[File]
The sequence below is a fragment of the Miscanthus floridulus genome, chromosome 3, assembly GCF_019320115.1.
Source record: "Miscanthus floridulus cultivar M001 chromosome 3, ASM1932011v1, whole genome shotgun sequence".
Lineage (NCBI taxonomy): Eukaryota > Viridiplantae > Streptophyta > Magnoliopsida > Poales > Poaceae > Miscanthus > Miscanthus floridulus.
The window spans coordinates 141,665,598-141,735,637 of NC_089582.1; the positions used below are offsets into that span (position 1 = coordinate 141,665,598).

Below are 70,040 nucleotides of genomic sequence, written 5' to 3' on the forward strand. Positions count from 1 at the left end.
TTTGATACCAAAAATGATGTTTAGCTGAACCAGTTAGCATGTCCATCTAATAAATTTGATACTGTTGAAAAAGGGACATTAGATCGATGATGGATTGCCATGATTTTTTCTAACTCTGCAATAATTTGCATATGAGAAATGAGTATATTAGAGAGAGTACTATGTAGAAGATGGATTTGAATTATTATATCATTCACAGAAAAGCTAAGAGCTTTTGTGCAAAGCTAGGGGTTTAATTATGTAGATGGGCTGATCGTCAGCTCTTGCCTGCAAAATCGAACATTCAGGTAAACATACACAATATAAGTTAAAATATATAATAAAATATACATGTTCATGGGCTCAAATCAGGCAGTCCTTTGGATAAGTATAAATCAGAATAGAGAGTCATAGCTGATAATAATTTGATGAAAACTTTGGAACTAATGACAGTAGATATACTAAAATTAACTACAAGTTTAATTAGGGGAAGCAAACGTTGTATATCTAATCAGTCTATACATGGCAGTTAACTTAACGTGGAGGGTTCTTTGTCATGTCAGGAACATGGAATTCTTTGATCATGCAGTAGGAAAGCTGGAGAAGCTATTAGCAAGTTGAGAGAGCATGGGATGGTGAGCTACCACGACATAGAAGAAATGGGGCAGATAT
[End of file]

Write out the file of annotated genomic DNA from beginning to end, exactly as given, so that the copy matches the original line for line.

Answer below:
The sequence below is a fragment of the Miscanthus floridulus genome, chromosome 3, assembly GCF_019320115.1.
Source record: "Miscanthus floridulus cultivar M001 chromosome 3, ASM1932011v1, whole genome shotgun sequence".
Lineage (NCBI taxonomy): Eukaryota > Viridiplantae > Streptophyta > Magnoliopsida > Poales > Poaceae > Miscanthus > Miscanthus floridulus.
The window spans coordinates 141,665,598-141,735,637 of NC_089582.1; the positions used below are offsets into that span (position 1 = coordinate 141,665,598).

Below are 70,040 nucleotides of genomic sequence, written 5' to 3' on the forward strand. Positions count from 1 at the left end.
TTTGATACCAAAAATGATGTTTAGCTGAACCAGTTAGCATGTCCATCTAATAAATTTGATACTGTTGAAAAAGGGACATTAGATCGATGATGGATTGCCATGATTTTTTCTAACTCTGCAATAATTTGCATATGAGAAATGAGTATATTAGAGAGAGTACTATGTAGAAGATGGATTTGAATTATTATATCATTCACAGAAAAGCTAAGAGCTTTTGTGCAAAGCTAGGGGTTTAATTATGTAGATGGGCTGATCGTCAGCTCTTGCCTGCAAAATCGAACATTCAGGTAAACATACACAATATAAGTTAAAATATATAATAAAATATACATGTTCATGGGCTCAAATCAGGCAGTCCTTTGGATAAGTATAAATCAGAATAGAGAGTCATAGCTGATAATAATTTGATGAAAACTTTGGAACTAATGACAGTAGATATACTAAAATTAACTACAAGTTTAATTAGGGGAAGCAAACGTTGTATATCTAATCAGTCTATACATGGCAGTTAACTTAACGTGGAGGGTTCTTTGTCATGTCAGGAACATGGAATTCTTTGATCATGCAGTAGGAAAGCTGGAGAAGCTATTAGCAAGTTGAGAGAGCATGGGATGGTGAGCTACCACGACATAGAAGAAATGGGGCAGATAT